In the 1940s my mum and her sister used to rush home every school night to listen to the next exciting adventure of Dick Barton – Special Agent. Broadcast by the BBC from 6.45 to 7PM, the radio serials debuted in 1946 and were in the main written by Edward J. Mason and Geoffrey Webb. Barton, with his companions Jock and Snowey, smashed spy rings and brought down evildoers by the dozen, becoming a pop culture sensation. There were various spin-offs including comics and movies (I’ll be reviewing those soon) before the series ended in 1951. In 1979 the show was revived for television and Alan Radnor’s book was the third in a series of tie-ins that accompanied the screenings. It all begins when Barton gets a phone call from his Aunt Agatha …
I offer this book and TV review as part of the 2013 Book to Movie Challenge at the Doing Dewey blog – click here for review links. I also submit it as part of Patti Abbott’s Friday’s Forgotten Books meme, this week guest hosted by George Kelley.
“Good heavens!” Barton exclaimed, suddenly.
“In the name of the wee man!” Jock muttered.
“Stone the crows!” Snowey added.
Barton takes his old war pals, the beefy Scotsman Jock and the Cockney mucker Snowey, to his aunt’s house, which has been reduced to rubble. It turns out that all the iron, glass and wood has somehow disintegrated. The tenant, a young scientist by the name of Harold Jenkins, has gone missing so Barton heads off in his trusty Riley Monaco to the research lab where he works. Predictably he is given the runaround, though he does find an ally in Harold’s fiancée, the feisty Shirley Reinham. When Harold’s mother’s house is also reduced to rubble, with no trace of iron, glass or wood, Barton realises that something very dangerous is afoot. It turns out that Jenkins was in fact working on a British secret weapon, the XB19, and that the scarred-but-smooth arch-criminal Dmitri Melganik has fooled Jenkins into handing over a prototype, one of only two in existence.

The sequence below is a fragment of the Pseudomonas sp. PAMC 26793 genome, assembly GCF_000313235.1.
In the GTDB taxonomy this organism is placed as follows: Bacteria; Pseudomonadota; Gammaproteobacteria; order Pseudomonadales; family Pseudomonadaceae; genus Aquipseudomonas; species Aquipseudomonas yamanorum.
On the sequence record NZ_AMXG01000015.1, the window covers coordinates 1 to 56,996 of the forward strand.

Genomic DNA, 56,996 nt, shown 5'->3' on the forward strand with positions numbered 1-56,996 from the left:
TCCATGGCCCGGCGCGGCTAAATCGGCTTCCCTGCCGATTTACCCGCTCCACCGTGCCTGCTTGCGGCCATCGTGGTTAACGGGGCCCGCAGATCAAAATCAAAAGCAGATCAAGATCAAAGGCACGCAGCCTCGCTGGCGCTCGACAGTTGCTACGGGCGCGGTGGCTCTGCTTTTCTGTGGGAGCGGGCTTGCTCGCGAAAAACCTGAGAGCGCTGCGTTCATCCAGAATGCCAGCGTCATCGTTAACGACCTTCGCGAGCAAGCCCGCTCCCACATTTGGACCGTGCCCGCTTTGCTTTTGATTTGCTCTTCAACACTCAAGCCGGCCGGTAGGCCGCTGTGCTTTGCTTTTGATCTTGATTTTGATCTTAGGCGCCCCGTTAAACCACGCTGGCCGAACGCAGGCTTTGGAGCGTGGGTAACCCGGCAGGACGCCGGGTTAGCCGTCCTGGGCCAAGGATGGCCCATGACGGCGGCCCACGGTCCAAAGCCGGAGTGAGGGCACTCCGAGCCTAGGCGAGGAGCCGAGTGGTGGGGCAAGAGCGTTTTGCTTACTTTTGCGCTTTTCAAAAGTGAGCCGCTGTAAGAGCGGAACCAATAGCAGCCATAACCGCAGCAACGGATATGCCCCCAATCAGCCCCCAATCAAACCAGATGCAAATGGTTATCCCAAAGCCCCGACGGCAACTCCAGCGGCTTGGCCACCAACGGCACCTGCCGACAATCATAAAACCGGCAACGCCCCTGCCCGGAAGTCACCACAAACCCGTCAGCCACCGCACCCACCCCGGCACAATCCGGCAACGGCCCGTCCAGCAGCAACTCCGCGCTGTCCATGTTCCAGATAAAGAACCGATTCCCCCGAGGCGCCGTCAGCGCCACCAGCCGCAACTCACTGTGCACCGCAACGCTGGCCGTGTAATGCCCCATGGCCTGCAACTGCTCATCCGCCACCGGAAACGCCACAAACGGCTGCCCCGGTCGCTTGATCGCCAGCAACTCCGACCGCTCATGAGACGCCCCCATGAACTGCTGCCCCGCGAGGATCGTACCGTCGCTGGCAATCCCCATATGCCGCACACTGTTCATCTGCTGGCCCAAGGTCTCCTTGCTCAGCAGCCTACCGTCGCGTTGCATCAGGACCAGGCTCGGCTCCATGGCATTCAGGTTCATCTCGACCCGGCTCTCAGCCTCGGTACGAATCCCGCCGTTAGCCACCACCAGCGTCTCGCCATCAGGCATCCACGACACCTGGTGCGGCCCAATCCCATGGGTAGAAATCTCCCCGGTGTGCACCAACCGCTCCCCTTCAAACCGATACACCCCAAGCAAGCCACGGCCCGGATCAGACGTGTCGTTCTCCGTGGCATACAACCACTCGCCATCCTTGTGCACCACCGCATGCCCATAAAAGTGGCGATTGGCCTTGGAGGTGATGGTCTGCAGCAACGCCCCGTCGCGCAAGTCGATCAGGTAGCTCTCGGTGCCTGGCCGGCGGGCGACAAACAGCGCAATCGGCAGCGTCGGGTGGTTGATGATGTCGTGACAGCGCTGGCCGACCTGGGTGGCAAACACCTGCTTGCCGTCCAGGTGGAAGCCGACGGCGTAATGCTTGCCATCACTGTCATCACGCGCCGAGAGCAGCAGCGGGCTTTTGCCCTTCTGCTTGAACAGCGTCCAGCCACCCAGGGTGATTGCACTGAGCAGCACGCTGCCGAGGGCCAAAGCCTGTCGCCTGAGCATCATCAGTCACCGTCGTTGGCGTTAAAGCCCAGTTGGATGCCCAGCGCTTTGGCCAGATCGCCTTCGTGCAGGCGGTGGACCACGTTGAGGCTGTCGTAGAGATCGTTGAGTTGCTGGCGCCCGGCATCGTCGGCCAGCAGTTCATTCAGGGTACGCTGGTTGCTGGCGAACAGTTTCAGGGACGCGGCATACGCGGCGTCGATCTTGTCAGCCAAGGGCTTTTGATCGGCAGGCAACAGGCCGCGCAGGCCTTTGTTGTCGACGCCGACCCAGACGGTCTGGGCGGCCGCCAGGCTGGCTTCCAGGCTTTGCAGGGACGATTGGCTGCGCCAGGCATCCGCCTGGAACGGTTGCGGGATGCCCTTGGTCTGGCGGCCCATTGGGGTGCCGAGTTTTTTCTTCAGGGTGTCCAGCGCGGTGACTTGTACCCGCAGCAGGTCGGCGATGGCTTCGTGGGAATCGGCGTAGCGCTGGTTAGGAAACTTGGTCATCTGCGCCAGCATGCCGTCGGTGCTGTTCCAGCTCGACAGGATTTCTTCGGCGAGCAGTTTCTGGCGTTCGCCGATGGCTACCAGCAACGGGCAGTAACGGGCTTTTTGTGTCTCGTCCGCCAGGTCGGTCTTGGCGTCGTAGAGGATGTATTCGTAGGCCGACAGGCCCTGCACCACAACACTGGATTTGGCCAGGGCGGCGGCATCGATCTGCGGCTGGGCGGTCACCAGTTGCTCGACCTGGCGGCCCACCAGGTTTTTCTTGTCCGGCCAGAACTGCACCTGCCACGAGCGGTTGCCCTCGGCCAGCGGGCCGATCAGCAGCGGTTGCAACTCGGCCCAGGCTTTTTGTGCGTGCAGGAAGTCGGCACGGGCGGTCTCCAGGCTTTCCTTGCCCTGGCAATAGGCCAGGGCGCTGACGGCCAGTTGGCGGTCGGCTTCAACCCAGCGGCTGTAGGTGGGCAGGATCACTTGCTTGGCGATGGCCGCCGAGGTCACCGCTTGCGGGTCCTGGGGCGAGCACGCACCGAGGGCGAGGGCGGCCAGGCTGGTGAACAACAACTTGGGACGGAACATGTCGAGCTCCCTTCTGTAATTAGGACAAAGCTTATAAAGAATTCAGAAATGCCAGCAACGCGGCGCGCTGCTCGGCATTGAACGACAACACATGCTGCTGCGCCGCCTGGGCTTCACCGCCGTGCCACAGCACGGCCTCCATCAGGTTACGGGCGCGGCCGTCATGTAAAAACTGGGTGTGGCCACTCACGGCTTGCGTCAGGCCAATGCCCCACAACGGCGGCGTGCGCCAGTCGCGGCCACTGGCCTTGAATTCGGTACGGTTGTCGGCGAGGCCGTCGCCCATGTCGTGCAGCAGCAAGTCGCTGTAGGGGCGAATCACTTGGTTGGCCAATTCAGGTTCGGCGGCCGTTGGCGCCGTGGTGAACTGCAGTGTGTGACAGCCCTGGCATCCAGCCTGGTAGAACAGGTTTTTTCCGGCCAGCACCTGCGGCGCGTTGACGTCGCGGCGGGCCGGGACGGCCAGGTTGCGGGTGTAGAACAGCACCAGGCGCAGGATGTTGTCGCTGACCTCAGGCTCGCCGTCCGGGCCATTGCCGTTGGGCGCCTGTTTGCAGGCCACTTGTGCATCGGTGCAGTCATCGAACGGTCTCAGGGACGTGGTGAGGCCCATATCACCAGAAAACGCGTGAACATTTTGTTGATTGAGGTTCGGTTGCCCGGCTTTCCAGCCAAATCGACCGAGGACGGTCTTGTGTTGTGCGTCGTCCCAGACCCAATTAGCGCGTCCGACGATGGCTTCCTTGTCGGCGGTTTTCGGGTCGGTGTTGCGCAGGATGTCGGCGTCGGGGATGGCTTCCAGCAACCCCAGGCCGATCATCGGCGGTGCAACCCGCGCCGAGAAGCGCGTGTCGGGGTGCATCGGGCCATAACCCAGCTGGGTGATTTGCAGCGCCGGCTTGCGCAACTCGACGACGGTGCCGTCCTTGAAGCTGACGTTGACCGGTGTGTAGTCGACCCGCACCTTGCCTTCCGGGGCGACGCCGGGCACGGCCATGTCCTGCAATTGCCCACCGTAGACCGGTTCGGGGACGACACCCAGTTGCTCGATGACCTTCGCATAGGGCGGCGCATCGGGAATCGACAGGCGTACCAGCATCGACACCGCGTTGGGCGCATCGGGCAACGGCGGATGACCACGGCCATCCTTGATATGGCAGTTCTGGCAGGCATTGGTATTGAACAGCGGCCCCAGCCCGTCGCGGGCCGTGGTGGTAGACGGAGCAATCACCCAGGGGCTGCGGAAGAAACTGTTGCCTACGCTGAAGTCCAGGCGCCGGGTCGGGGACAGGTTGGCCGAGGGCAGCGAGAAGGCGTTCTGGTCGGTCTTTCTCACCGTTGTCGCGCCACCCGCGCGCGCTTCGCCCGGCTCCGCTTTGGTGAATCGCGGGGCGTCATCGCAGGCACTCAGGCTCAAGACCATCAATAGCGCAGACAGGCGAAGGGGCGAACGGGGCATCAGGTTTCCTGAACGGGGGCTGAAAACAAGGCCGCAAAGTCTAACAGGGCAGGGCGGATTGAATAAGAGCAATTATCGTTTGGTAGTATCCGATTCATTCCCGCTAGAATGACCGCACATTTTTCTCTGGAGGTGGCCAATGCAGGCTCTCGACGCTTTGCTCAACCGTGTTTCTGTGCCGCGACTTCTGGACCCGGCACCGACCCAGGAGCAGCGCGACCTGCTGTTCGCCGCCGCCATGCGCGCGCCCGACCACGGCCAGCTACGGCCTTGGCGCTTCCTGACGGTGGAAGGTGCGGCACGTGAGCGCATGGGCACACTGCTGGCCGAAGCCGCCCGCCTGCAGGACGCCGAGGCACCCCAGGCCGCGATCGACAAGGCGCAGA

“If we’d had this a few years ago, old Jerry would have been surrendering to us in no time”
This is in every sense a romp and a highly amusing one. The heroes are pure and unsullied patriots while the villains utterly and irredeemably evil – and there are some classic cliffhangers too, including one where Jock is tied up in a house filling up with gas with Melganik (superb name for a villain) planning to detonate with a simple phone call. Best of all though is an extended sequence (in fact it stretches across the entirety of the sixth chapter and half way into the next, about a seventh of the entire book in fact) where Barton and his pals are trapped inside a sealed room swarming with deadly snakes – as this is a book for kids, our hero helpfully stops to gives us a brief lesson about said reptiles:
“Unless I’m mistaken, that creepy-crawly is a member of the genus Eutaenia – the deadly Green Garter Snake, which apart from its other endearing qualities happens to be the most venomous reptile known to man”
The boys ingeniously find a way to stall the snakes and finally make their escape thanks to the timely intervention of Shirley. After cracking a secret code that provides co-ordinates for Melganik’s rendezvous with a secret power (we guess it’s the Russians as it’s the late 1940s), it’s time for the climax, which takes place on the small coastal village of Dymchurch leading to a showdown with an enemy submarine.